Lot 3017. A fine pair of doucai 'sanduo' wine cups, marks and period of Yongzheng (1723-1735); 7.2 cm, 2 7/8 in. Estimate 1,500,000 — 2,500,000 HKD (190,995 - 318,325 USD). Lot Sold 3,750,000 HKD (477,488 USD). Courtesy Sotheby's.
each finely potted with rounded sides rising from a short foot to a gently flaring rim, the exterior delicately painted with three leafy branches of the sanduo (Three Abundances) namely peach, finger citron and lychee, the interior with a central medallion enclosing a floral meander, all divided by double-line borders, the base inscribed with a six-character reign mark within a double circle.
Provenance: Christie's Hong Kong, 31st March 1992, lot 620.
Note: Delicately potted and exquisitely painted with the sanduo (three abundances) motif, these cups display the Yongzheng Emperor’s taste for elegant wares that were unassuming and yet of the highest quality. The craftsmen of this piece have utilised very few enamels to create a highly vibrant composition: two shades of green to depict the leaves, yellow and iron red to render the ripe skin of the peaches, and aubergine to depict pomegranates.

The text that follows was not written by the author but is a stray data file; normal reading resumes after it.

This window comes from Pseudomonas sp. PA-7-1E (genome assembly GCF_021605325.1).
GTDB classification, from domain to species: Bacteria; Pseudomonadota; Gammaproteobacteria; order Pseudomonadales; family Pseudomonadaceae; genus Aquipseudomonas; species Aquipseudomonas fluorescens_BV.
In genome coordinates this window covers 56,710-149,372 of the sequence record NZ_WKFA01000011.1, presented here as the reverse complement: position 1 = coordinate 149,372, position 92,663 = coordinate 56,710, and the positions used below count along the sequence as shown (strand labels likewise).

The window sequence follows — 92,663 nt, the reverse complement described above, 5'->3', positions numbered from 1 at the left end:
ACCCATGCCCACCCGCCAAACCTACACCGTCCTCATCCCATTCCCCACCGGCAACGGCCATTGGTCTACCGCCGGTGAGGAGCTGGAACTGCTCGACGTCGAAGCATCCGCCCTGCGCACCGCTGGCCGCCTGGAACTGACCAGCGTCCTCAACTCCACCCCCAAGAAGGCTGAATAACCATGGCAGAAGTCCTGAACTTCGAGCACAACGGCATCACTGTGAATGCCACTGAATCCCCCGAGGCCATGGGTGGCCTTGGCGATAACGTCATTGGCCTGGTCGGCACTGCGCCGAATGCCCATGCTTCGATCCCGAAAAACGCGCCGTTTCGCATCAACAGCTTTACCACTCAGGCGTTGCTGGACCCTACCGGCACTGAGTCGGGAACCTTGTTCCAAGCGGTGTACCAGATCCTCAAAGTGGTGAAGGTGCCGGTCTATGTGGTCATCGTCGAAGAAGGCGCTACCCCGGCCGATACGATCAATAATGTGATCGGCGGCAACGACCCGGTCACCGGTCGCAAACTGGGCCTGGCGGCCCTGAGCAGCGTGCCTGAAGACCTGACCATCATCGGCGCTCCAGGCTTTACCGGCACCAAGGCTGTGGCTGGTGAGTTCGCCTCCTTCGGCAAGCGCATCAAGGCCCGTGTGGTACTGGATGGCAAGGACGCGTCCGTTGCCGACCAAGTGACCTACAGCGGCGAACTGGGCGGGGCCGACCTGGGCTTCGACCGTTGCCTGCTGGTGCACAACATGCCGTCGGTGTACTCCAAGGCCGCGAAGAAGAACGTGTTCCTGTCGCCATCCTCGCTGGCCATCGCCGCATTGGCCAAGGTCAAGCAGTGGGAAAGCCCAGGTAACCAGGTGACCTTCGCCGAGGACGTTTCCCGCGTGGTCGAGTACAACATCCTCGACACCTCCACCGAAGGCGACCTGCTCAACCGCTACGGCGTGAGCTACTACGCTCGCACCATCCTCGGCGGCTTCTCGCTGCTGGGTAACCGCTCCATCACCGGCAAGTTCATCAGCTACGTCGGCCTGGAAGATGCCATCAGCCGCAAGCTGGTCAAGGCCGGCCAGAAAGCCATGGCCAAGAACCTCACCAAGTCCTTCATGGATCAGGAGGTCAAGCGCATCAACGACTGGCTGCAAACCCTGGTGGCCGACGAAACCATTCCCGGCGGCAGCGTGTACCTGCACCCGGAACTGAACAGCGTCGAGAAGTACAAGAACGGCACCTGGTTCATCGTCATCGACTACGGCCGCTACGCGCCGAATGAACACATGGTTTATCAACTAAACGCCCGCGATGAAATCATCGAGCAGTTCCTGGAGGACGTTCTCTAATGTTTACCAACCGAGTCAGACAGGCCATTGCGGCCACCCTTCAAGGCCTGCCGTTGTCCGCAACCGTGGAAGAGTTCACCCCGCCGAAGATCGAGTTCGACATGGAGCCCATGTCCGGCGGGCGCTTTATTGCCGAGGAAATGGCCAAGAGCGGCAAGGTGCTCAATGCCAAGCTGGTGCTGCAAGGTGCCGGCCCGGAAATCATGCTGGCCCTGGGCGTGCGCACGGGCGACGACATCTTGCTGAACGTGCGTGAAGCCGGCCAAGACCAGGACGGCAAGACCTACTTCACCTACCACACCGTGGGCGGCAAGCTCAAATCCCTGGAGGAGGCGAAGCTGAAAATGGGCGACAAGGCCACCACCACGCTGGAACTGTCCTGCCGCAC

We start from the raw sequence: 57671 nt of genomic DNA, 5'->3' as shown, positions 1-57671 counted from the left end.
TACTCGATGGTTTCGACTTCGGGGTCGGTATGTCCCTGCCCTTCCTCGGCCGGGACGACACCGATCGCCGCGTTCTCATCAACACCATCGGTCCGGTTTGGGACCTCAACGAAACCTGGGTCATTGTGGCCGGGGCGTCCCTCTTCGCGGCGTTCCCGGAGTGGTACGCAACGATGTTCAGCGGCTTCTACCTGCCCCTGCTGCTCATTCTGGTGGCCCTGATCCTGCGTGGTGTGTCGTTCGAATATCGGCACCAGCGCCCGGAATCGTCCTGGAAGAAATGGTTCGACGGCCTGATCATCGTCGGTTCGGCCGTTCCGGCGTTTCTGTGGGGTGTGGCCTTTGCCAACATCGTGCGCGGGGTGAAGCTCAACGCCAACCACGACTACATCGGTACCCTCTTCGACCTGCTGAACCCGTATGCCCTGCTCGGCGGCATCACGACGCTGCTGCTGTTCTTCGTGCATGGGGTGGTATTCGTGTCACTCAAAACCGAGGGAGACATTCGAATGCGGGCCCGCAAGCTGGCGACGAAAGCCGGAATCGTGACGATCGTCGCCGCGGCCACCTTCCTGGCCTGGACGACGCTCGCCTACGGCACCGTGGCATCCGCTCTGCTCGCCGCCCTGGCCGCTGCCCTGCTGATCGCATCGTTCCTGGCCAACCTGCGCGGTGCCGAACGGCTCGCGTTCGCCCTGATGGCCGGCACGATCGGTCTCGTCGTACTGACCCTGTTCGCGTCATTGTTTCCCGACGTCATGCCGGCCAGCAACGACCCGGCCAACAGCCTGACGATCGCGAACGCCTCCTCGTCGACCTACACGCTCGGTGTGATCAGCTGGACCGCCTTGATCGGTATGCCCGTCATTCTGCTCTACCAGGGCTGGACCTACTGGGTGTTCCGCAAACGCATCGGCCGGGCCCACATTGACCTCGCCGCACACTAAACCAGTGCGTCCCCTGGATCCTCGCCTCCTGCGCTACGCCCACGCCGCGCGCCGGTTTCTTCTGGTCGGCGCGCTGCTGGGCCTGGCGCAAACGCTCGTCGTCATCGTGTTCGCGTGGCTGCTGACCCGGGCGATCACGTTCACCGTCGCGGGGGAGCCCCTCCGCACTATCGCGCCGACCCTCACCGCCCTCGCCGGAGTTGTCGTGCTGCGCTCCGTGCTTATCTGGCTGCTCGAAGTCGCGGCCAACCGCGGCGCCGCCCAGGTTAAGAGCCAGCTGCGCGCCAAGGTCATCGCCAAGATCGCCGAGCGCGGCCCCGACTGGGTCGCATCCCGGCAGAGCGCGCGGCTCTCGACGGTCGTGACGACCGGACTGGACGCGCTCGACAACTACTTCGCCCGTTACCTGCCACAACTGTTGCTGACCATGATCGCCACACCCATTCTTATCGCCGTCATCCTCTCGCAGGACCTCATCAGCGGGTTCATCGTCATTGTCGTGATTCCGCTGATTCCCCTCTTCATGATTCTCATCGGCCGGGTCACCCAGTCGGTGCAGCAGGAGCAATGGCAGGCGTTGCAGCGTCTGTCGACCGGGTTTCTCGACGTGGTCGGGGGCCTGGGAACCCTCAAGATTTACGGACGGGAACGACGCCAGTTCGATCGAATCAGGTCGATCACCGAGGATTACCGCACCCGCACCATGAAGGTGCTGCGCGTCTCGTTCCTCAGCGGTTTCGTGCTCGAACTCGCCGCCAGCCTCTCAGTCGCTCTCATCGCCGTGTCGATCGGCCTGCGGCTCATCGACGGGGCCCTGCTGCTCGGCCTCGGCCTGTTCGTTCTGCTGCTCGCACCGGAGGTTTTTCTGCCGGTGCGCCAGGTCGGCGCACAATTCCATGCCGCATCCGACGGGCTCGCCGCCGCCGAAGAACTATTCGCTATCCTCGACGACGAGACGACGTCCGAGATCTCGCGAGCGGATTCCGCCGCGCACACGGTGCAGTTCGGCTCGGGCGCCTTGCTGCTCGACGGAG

A closely related pair of cups is illustrated in Ye Peilan, Beauty of Ceramics: Gems of Doucai, vol. 6, Taipei, 1993, pl. 78; another pair is published in Chinese Porcelain. The S.C. Ko Tianminlou Collection, Hong Kong, 1987, pl. 98; and a third pair is illustrated in Julian Thompson, The Alan Chuang Collection of Chinese Porcelain, Hong Kong, 2009, cat. no. 49. Cups of this type were also sold at auction, such as three pairs sold in these rooms, the first from the collection of Edward T. Chow, 19th May 1981, lot 561; the second from the collection of Paul and Helen Bernat, 15th November 1988, lot 6; and the third from the Meiyintang collection, illustrated in Regina Krahl, Chinese Ceramics from the Meiyintang Collection, vol. 4, London, 2010, no. 1748, sold twice in these rooms, 4th April 2012, lot 26, and 8th October 2014, lot 3627.
This motif was inspired by Chenghua period (1465-1487) bowls painted with four fruiting sprays, such as a reconstructed bowl illustrated in Imperial Porcelains from the Reign of Chenghua in the Ming Dynasty II, Beijing, 2016, pl. 154.
Sotheby's. An Important Collection of Chinese Ceramics, Hong Kong, 08 Oct 2019